• Propylene glycol dinitrate (PGDN, 1,2-propylene glycol dinitrate, or 1,2-propanediol dinitrate) is an organic chemical, an ester of nitric acid and propylene glycol. (wikipedia.org)
  • A study was made of possible neurotoxicity due to chronic or acute exposure to 1,2-propylene-glycol-dinitrate (6423434) (PGDN), a nitrated ester used in the torpedo propellant Otto-Fuel-II, in military personnel exposed during torpedo maintenance procedures. (cdc.gov)
  • Named after its inventor, Otto Reitlinger, Otto Fuel II consists of the nitrated ester explosive propellant propylene glycol dinitrate (PGDN), to which a desensitizer (dibutyl sebacate) and a stabilizer (2-nitrodiphenylamine) have been added. (wikipedia.org)
  • The Food and Drug Administration has classified propylene glycol as "generally recognized as safe," which means that it is acceptable for use in flavorings, drugs, and cosmetics, and as a direct food additive. (cdc.gov)
  • The Food and Drug Administration has classified propylene glycol as an additive that is "generally recognized as safe," which means that it is acceptable to use in flavorings, drugs, and cosmetics, and as a direct food additive. (ecolink.com)
  • As a food additive, propylene glycol is metabolized in the body and used as a normal carbohydrate source. (ecolink.com)
  • The U.S. version contains higher levels of propylene glycol, an ingredient that European countries limit more stringently than the U.S. Food and Drug Administration -- which allows 50 grams of the ingredient per kilogram -- does. (ibtimes.com)
  • 1998), has caused excess levels of propylene glycol in the body. (cdc.gov)
  • However, recent reports in the veterinary literature of scientifically sound studies have shown that propylene glycol reduces the red blood cell survival time, renders red blood cells more susceptible to oxidative damage, and has other adverse effects in cats consuming the substance at levels found in soft-moist food. (wikipedia.org)
  • Further purification produces finished industrial grade or USP/JP/EP/BP grade propylene glycol that is typically 99.5% or greater. (wikipedia.org)
  • SAFE-T-THERM GRAS Biobased - NSF approved as HT1, it uses a renewable source USP grade propylene glycol and FDA approved corrosion inhibitors. (acculube.com)
  • SAFE-T-THERM Classic Biobased - Product uses renewable source industrial grade propylene glycol, is ideal for components in residential and commercial systems. (acculube.com)
  • SAFE-T-THERM HD Biobased - Ideal for high demand applications, it uses renewable source industrial grade propylene glycol, has an enhanced corrosion package. (acculube.com)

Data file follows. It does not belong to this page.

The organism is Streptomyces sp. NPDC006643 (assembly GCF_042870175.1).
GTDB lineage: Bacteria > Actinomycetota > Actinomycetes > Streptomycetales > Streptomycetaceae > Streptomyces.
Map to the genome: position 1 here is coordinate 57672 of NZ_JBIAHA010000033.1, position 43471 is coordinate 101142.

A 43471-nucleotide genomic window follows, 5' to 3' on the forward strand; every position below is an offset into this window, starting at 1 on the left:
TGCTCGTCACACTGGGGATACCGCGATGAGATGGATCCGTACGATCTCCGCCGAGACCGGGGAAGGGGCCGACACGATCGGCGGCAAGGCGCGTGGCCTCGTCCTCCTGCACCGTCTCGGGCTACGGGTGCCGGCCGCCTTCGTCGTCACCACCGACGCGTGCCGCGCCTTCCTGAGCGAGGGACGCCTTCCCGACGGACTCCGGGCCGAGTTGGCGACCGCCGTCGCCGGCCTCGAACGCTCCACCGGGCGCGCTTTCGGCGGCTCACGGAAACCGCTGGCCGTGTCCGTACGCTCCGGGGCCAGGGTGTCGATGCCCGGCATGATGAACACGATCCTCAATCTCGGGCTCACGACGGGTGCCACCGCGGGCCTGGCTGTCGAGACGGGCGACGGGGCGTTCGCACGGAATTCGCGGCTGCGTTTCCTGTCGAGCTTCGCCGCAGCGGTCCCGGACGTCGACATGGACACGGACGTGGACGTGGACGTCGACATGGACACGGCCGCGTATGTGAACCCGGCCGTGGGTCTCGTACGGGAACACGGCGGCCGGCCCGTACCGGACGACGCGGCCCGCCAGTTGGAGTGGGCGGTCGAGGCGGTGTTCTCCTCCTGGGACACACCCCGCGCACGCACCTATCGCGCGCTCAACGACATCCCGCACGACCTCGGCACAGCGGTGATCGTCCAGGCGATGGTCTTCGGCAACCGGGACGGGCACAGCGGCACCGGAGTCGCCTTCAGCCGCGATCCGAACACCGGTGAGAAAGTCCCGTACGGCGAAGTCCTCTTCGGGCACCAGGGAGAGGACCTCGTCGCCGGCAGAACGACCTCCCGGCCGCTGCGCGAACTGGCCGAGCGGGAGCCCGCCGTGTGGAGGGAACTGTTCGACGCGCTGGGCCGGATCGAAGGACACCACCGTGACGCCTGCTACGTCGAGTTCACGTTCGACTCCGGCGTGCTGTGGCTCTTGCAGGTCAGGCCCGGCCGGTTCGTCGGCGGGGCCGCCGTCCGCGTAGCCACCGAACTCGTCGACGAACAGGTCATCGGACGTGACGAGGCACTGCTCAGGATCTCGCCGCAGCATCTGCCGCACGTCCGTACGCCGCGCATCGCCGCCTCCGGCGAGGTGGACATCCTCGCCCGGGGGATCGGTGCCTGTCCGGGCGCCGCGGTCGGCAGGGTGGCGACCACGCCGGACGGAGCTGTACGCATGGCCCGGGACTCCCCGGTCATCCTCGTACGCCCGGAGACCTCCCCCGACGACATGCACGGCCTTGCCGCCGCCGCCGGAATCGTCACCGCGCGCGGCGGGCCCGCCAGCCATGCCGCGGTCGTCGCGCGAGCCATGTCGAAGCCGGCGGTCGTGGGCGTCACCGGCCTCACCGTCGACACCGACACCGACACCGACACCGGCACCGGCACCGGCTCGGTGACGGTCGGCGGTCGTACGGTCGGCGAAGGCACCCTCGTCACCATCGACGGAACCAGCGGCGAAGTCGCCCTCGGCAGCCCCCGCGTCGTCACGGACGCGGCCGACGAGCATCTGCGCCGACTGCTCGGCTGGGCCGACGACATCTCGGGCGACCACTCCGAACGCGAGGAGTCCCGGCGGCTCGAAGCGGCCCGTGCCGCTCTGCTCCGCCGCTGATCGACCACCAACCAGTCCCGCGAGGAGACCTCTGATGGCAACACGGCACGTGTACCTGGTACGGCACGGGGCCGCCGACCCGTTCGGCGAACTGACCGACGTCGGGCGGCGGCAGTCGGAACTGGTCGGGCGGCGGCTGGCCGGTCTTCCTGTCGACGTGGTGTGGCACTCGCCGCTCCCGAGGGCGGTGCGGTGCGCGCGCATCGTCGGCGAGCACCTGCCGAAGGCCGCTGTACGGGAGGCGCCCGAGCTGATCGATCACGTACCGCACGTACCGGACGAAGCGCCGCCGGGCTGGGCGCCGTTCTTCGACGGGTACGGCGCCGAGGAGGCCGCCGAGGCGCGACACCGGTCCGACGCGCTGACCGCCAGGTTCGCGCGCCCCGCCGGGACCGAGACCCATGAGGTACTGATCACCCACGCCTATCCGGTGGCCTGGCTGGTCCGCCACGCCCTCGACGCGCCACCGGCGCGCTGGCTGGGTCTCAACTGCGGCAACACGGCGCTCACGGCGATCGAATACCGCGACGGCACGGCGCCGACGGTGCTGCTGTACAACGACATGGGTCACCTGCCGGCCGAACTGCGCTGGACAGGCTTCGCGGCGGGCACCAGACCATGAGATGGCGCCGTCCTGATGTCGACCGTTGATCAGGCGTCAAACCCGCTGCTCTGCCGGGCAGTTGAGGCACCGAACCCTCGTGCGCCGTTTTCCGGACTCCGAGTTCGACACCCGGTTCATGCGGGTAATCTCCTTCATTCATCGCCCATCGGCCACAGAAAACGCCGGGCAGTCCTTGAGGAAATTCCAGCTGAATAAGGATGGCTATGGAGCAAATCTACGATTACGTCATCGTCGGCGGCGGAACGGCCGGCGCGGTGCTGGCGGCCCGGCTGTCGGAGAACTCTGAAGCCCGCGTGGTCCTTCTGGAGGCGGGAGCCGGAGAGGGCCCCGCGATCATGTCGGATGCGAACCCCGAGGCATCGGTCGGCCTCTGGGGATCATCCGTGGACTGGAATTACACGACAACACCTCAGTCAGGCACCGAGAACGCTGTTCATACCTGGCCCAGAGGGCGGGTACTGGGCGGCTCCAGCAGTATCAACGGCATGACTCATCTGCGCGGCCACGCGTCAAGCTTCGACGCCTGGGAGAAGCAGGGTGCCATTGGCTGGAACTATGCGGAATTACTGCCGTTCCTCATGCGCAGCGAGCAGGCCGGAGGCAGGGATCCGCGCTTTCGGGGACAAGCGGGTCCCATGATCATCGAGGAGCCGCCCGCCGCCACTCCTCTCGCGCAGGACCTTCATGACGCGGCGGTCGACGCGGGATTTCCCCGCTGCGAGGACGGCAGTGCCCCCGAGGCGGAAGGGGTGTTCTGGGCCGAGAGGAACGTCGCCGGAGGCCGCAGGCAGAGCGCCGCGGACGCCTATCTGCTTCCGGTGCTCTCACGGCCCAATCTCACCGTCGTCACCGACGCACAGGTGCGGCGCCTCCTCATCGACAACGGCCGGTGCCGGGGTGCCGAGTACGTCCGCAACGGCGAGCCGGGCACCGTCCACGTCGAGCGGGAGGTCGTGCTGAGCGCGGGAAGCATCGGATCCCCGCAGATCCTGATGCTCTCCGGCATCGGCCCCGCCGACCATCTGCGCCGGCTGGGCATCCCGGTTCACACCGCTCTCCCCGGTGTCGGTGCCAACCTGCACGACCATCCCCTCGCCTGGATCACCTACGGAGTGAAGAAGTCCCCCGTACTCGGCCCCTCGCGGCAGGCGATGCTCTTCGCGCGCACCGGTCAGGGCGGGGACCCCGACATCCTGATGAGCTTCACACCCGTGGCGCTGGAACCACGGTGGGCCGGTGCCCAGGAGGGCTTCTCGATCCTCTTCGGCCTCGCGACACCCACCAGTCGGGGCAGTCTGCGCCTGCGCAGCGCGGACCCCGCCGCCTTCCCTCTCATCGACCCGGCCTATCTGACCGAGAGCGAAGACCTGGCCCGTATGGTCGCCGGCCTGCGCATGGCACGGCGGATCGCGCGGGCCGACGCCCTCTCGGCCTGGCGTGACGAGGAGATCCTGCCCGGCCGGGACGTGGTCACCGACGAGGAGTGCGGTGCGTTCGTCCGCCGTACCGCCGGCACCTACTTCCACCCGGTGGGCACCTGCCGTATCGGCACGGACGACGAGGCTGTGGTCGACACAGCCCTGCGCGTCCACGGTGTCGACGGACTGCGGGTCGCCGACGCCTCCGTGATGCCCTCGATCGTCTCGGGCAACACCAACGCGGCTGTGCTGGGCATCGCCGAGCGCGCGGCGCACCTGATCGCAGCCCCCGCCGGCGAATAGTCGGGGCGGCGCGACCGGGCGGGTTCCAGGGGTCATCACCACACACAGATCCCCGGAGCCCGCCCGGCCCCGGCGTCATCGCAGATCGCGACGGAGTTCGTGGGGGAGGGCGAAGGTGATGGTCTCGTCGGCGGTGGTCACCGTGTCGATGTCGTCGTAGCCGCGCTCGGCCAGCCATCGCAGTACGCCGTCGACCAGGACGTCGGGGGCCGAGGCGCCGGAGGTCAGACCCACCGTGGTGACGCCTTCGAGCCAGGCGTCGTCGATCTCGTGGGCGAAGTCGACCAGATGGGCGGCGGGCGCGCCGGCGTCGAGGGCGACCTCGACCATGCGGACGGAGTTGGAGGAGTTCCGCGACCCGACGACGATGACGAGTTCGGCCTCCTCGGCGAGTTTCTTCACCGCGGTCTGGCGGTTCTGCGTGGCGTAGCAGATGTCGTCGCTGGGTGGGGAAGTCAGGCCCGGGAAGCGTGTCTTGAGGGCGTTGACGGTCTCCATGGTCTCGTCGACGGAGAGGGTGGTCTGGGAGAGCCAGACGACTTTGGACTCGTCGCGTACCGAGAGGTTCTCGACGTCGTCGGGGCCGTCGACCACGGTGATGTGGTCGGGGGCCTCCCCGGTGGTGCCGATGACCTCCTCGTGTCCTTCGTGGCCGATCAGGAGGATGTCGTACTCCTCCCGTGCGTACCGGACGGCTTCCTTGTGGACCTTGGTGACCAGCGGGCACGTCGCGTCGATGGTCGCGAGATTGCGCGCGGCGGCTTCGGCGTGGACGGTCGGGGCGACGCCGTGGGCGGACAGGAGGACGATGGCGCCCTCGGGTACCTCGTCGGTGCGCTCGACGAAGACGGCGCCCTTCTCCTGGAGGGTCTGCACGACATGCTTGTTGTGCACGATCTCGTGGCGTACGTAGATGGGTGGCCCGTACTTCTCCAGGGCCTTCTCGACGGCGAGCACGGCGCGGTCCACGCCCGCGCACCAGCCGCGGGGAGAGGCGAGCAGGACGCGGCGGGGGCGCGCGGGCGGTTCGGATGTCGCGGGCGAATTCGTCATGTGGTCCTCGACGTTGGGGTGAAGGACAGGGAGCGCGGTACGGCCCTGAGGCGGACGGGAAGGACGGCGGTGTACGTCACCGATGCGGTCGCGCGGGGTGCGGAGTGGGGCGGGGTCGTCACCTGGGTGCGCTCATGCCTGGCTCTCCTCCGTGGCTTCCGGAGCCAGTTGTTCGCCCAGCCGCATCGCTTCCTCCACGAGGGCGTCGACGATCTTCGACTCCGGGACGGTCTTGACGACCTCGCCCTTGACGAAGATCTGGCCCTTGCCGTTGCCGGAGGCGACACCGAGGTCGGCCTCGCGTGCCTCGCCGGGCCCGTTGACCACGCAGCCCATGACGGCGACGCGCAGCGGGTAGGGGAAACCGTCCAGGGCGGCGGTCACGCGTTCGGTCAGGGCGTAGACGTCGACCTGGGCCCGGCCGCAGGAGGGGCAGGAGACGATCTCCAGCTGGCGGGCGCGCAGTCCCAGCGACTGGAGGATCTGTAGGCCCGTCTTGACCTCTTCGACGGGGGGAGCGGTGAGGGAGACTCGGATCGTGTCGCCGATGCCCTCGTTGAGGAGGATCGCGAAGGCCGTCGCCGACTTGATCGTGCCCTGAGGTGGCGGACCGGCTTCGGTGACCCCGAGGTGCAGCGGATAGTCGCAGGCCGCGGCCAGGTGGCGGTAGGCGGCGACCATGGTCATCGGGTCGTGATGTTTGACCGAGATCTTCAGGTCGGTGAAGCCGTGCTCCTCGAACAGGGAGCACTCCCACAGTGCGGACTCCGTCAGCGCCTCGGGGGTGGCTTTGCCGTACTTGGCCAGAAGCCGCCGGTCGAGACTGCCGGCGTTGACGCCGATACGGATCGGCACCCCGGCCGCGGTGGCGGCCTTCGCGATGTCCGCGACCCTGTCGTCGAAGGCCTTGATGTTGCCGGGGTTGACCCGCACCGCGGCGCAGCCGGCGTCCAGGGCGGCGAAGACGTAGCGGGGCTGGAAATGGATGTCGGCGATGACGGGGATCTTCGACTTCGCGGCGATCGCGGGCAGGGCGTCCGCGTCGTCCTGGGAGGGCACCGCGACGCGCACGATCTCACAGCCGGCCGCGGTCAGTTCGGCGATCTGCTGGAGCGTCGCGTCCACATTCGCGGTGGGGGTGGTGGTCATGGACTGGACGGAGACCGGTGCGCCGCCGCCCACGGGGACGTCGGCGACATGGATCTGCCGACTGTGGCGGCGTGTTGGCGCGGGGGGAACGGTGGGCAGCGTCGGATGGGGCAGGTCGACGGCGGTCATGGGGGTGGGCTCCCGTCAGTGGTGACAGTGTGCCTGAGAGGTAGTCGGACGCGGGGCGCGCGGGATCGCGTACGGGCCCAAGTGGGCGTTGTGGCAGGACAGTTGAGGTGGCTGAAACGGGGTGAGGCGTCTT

• The waste TEG produced by this process has been found to contain enough benzene to be classified as hazardous waste (benzene concentration greater than 0.5 mg/L). Triethylene glycol is well established as a relatively mild disinfectant toward a variety of bacteria, influenza A viruses and spores of Penicillium notatum fungi. (wikipedia.org)
  • Much of the scientific work with triethylene glycol was done in the 1940s and 1950s, however that work has ably demonstrated the antimicrobial activity against airborne, solution suspension, and surface bound microbes. (wikipedia.org)
  • The ability of triethylene glycol to inactivate Streptococcus pneumoniae (original citation: pneumococcus Type I), Streptococcus pyogenes (original citation: Beta hemolytic streptococcus group A) and Influenza A virus in the air was first reported in 1943. (wikipedia.org)
  • Solutions of triethylene glycol are known to be antimicrobial toward suspensions of Penicillium notatum spores, Streptococcus pyogenes (original citation: Beta hemolytic streptococcus Group A ), Streptococcus pneumoniae (original citation: pneumococcus Type I), Streptococcus viridans, and Mycobacterium bovis (original citation: tubercle bacilli Ravenel bovine-type). (wikipedia.org)
  • The latter investigation suggests that triethylene glycol may prove to be a potent weapon against future influenza epidemics and pandemics. (wikipedia.org)
  • In the 1940s and early 1950s, further studies showed inactivation of diverse bacteria, influenza virus, and Penicillium chrysogenum (previously P. notatum) mold fungus using various glycols, principally propylene glycol and triethylene glycol. (wikipedia.org)
  • But a roundabout pathway does lead from acetyl-coA to pyruvate, via acetoacetate, acetone, hydroxyacetone (acetol) and then either propylene glycol or methylglyoxal. (wikipedia.org)